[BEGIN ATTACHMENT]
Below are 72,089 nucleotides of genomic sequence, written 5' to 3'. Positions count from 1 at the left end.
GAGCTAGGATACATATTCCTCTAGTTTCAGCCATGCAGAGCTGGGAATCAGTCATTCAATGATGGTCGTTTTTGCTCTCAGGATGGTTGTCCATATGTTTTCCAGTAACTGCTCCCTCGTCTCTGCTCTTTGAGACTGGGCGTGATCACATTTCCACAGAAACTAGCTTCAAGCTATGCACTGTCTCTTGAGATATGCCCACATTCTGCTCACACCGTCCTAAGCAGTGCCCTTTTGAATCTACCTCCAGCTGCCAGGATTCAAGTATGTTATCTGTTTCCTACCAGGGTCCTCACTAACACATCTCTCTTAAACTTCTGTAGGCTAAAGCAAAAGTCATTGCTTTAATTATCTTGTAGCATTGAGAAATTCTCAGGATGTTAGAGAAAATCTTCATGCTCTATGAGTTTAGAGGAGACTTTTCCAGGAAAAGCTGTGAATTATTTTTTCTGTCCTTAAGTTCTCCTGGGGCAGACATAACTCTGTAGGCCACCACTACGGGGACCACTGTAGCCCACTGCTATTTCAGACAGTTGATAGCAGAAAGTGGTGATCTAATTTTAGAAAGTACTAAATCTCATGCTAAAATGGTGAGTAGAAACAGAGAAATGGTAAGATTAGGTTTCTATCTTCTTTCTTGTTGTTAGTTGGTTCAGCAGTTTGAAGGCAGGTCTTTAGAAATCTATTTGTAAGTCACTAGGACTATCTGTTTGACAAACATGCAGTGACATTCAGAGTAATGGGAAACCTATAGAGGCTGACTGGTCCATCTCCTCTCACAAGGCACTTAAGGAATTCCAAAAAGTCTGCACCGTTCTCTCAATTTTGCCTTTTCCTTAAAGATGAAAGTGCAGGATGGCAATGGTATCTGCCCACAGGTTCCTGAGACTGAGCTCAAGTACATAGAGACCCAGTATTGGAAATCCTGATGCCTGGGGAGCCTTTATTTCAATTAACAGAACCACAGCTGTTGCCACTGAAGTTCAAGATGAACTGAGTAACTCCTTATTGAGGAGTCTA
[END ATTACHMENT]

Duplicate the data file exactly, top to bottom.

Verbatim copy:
Below are 72,089 nucleotides of genomic sequence, written 5' to 3'. Positions count from 1 at the left end.
GAGCTAGGATACATATTCCTCTAGTTTCAGCCATGCAGAGCTGGGAATCAGTCATTCAATGATGGTCGTTTTTGCTCTCAGGATGGTTGTCCATATGTTTTCCAGTAACTGCTCCCTCGTCTCTGCTCTTTGAGACTGGGCGTGATCACATTTCCACAGAAACTAGCTTCAAGCTATGCACTGTCTCTTGAGATATGCCCACATTCTGCTCACACCGTCCTAAGCAGTGCCCTTTTGAATCTACCTCCAGCTGCCAGGATTCAAGTATGTTATCTGTTTCCTACCAGGGTCCTCACTAACACATCTCTCTTAAACTTCTGTAGGCTAAAGCAAAAGTCATTGCTTTAATTATCTTGTAGCATTGAGAAATTCTCAGGATGTTAGAGAAAATCTTCATGCTCTATGAGTTTAGAGGAGACTTTTCCAGGAAAAGCTGTGAATTATTTTTTCTGTCCTTAAGTTCTCCTGGGGCAGACATAACTCTGTAGGCCACCACTACGGGGACCACTGTAGCCCACTGCTATTTCAGACAGTTGATAGCAGAAAGTGGTGATCTAATTTTAGAAAGTACTAAATCTCATGCTAAAATGGTGAGTAGAAACAGAGAAATGGTAAGATTAGGTTTCTATCTTCTTTCTTGTTGTTAGTTGGTTCAGCAGTTTGAAGGCAGGTCTTTAGAAATCTATTTGTAAGTCACTAGGACTATCTGTTTGACAAACATGCAGTGACATTCAGAGTAATGGGAAACCTATAGAGGCTGACTGGTCCATCTCCTCTCACAAGGCACTTAAGGAATTCCAAAAAGTCTGCACCGTTCTCTCAATTTTGCCTTTTCCTTAAAGATGAAAGTGCAGGATGGCAATGGTATCTGCCCACAGGTTCCTGAGACTGAGCTCAAGTACATAGAGACCCAGTATTGGAAATCCTGATGCCTGGGGAGCCTTTATTTCAATTAACAGAACCACAGCTGTTGCCACTGAAGTTCAAGATGAACTGAGTAACTCCTTATTGAGGAGTCTA